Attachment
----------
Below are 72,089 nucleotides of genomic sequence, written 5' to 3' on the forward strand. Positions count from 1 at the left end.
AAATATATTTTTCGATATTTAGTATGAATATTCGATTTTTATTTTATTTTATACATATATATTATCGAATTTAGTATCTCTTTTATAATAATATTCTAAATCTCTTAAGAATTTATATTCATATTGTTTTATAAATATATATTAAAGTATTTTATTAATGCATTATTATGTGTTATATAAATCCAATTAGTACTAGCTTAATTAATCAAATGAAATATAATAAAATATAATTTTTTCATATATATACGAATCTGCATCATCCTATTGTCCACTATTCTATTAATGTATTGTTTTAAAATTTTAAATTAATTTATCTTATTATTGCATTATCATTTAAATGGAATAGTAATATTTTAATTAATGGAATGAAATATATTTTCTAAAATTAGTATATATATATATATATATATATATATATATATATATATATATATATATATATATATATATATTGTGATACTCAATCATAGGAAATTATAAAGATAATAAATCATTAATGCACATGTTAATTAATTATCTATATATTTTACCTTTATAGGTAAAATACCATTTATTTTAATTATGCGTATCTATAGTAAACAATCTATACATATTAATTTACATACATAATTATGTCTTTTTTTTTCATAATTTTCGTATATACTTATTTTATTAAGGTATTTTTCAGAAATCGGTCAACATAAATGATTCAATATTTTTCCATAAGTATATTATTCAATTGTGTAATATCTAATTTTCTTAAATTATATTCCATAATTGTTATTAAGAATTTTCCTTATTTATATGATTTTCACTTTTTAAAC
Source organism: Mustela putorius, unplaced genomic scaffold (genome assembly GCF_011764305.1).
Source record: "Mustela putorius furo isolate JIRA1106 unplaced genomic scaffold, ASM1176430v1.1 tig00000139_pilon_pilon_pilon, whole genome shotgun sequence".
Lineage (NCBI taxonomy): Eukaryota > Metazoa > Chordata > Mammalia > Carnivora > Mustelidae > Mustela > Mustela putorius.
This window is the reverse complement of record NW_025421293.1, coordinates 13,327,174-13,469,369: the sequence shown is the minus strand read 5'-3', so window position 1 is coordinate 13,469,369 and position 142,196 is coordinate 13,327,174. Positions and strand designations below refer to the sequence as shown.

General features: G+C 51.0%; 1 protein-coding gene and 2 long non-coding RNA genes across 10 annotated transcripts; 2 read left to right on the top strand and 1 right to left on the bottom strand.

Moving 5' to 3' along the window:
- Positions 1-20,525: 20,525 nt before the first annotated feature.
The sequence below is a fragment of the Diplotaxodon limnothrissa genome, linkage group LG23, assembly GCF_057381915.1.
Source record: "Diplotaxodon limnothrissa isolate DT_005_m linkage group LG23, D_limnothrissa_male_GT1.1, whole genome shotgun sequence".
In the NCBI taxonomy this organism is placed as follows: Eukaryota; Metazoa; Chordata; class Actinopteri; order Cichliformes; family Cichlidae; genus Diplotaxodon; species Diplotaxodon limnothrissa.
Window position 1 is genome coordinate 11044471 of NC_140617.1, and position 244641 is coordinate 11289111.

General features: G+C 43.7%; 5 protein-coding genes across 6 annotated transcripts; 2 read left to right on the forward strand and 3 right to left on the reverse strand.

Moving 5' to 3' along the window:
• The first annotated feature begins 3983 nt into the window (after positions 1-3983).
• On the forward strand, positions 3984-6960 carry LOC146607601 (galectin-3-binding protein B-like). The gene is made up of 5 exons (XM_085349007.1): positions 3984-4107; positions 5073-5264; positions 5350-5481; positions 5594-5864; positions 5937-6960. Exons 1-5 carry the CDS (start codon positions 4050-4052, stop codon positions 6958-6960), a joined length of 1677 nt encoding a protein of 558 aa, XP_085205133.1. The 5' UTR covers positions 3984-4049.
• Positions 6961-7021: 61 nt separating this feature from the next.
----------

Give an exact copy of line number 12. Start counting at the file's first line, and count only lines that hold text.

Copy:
In the NCBI taxonomy this organism is placed as follows: Eukaryota; Metazoa; Chordata; class Actinopteri; order Cichliformes; family Cichlidae; genus Diplotaxodon; species Diplotaxodon limnothrissa.